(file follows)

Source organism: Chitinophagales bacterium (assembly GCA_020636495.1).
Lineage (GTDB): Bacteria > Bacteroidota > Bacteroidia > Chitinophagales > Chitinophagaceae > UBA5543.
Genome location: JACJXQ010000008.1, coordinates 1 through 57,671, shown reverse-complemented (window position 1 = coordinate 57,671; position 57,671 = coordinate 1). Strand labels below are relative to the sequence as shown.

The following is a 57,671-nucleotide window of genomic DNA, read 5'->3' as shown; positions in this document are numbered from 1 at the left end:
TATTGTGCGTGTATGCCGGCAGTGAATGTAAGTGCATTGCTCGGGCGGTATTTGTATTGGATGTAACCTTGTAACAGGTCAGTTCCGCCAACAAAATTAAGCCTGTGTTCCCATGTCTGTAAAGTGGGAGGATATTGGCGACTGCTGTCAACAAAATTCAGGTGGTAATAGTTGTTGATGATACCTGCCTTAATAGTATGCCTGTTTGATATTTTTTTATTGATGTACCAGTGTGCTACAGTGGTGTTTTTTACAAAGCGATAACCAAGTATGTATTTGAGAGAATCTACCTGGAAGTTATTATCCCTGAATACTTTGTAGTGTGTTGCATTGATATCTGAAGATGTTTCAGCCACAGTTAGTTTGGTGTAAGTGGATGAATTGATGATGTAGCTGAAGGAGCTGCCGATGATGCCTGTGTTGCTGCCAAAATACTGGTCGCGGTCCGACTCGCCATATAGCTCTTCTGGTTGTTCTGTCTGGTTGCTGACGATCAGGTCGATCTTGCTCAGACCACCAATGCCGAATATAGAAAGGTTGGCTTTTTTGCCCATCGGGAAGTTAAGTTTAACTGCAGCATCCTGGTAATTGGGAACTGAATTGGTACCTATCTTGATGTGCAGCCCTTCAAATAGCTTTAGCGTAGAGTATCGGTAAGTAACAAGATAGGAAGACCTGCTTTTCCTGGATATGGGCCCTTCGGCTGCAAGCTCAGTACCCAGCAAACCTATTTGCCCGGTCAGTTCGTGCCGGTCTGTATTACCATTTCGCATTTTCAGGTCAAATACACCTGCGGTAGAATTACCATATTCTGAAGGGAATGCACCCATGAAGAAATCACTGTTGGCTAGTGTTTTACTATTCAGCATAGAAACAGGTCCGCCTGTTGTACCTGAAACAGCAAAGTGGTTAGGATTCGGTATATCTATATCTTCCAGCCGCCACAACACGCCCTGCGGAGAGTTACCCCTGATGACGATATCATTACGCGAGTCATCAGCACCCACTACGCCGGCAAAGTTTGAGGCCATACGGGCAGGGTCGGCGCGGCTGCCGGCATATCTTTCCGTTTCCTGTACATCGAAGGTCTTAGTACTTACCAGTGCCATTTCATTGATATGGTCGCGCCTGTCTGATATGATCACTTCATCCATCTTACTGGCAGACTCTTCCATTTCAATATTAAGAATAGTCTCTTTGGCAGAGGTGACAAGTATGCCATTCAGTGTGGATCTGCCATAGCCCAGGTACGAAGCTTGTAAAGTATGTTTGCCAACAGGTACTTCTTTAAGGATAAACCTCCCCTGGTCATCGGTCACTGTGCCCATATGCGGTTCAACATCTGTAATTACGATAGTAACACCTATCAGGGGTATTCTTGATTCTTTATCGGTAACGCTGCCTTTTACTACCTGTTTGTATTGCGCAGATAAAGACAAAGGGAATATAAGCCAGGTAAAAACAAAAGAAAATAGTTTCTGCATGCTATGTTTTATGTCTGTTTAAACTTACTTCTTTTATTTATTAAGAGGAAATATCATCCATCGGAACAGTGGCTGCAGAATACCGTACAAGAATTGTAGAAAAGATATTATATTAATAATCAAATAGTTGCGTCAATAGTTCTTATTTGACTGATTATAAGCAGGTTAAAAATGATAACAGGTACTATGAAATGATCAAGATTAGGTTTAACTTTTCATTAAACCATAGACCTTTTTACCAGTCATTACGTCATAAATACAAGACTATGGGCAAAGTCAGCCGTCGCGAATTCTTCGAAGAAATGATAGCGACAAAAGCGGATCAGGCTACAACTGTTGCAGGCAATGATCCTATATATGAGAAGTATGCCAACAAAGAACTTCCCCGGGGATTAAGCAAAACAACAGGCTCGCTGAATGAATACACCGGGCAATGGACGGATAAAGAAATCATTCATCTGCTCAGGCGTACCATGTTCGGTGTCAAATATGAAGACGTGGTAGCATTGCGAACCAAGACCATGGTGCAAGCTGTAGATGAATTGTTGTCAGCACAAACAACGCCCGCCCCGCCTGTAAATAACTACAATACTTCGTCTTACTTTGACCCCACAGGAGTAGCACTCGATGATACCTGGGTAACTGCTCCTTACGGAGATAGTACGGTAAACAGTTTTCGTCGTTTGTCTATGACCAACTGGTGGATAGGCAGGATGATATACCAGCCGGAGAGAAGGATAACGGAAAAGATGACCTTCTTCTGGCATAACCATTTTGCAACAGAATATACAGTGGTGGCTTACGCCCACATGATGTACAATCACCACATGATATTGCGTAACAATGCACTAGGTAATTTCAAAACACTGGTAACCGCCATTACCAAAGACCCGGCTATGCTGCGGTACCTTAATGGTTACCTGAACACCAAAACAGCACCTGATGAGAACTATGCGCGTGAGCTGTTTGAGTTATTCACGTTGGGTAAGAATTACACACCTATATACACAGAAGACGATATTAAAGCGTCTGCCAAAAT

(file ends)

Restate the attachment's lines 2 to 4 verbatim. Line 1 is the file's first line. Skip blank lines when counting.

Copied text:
Lineage (GTDB): Bacteria > Bacteroidota > Bacteroidia > Chitinophagales > Chitinophagaceae > UBA5543.
Genome location: JACJXQ010000008.1, coordinates 1 through 57,671, shown reverse-complemented (window position 1 = coordinate 57,671; position 57,671 = coordinate 1). Strand labels below are relative to the sequence as shown.

The following is a 57,671-nucleotide window of genomic DNA, read 5'->3' as shown; positions in this document are numbered from 1 at the left end: